Brantingham and the LAPD worked out a collaboration: in exchange for free access to PredPol, Brantingham could have access to LAPD’s crime data. Los Angeles thus became a ‘testbed’ for PredPol’s development, with an initial experiment in LAPD Foothill Division and then a citywide experiment that made Los Angeles a lab and its residents experimental subjects. Although the technology was developed with public money, Brantingham went on to patent the algorithm and founded a for-profit corporation called PredPol, Inc., which now sells the PredPol platform to police departments all over the country and beyond.
In his 2018 State of the City address, Mayor Garcetti praised predictive policing as the wave of the future. He claimed this program would protect communities, and especially property. However, Garcetti’s enthusiasm for and entanglement with Predpol became more clear in the summer of 2019. The Mayor’s office is responsible for appointing the Los Angeles Board of Police Commissioners (LAPC). The LAPC is the civilian oversight board of LAPD in charge of overseeing all policies and procedures of the police department. In August of 2019 it was discovered that one of the Police Commissioners, Sandra Figueroa-Villa, had taken money from PredPol under the direction of Mayor Garcetti for her non-profit organization El Centro Del Pueblo. Thus, a medley of individuals and institutions—from non-profit, private, government, and academic sectors—were upholding and profiting off of LAPD’s PredPol experiment.
Stoking public fears is a way to manufacture the consent needed to use vast cuts of our civic budgets for policing projects. The PredPol hotspot map visualizes the ‘Dirty Divide’ that segregates those whose property is deemed valuable (“New Downtown”), from the ‘others’ who are deemed property-less (Skid Row) and who often have their property stolen by the City Sanitation Dept. and the LAPD. Academic institutions like UCLA are not only complicit in this narrative, but also advance it through research and tech development. Police oversight bodies reveal themselves to be at best complicit, and at worst as active stakeholders in harmful policing regimes. LAPC members themselves profit from PredPol, so how can they serve as an impartial oversight body for the people? At the same time, the Mayor and members of the City Council benefit directly from the downtown development projects that PredPol protects, again serving profit over people.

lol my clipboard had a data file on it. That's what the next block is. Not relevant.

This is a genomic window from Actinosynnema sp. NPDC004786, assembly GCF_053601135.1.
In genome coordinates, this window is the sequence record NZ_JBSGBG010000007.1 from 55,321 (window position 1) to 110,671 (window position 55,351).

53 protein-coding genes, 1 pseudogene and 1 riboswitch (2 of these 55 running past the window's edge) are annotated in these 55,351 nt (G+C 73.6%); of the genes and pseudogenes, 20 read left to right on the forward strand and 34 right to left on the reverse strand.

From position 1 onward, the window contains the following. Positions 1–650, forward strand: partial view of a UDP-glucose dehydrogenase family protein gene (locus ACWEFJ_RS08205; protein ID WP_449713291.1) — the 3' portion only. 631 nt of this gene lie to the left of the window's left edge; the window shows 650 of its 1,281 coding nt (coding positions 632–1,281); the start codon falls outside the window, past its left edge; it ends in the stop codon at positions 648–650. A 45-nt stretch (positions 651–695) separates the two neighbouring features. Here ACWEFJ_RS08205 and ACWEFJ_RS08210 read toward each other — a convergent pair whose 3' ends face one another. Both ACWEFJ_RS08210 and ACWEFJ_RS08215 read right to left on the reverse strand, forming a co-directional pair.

Fourth Layer: Ideological
This final layer, ideologies, explores the values that undergird and are perpetuated by the Algorithmic Ecology. Guiding questions include: What ideas motivate the actors within this system? What belief systems are upheld, intentionally or unintentionally, by actors and institutions in the Algorithmic Ecology?
It is clear that the violence directed toward the community of Skid Row is racist and anti-Black; Skid Row is a community that is predominantly Black. Powerful institutions like the DOD and even our local government have long upheld ideologies of “dangerous people” and imperiled property to justify the creation and use of weaponry like PredPol. Data-driven policing becomes a new way to justify racial disparities in policing. But this attempt to banish Black, Brown, and poor people from the valuable land of Downtown Los Angeles has its roots in white supremacy, anti-blackness, settler colonialism, capitalism, and patriarchy. The story of Skid Row demonstrates the intersections of all these harmful ideologies at work. Throughout the 1980s, the Skid Row community extended all the way to Pershing Square. Over time, the boundary has been pushed several blocks east of Pershing Square, now beginning on Los Angeles Street and reaching east to Central Street. In October 2016, the LA’s Dept of City Planning proposed to rezone parts of Skid Row to include market rate housing as part of the Downtown community plan update, or DTLA 2040. Just as for the plantation owners, the overseers, and slave patrols of the past, it comes to no surprise that the Mayor, LAPD, and all other private interests have a vested interest in PredPol, a program that ultimately serves broader interest in gentrification plans with a veneer of data-driven “scientific objectivity.”
Relationships of Power: Arrows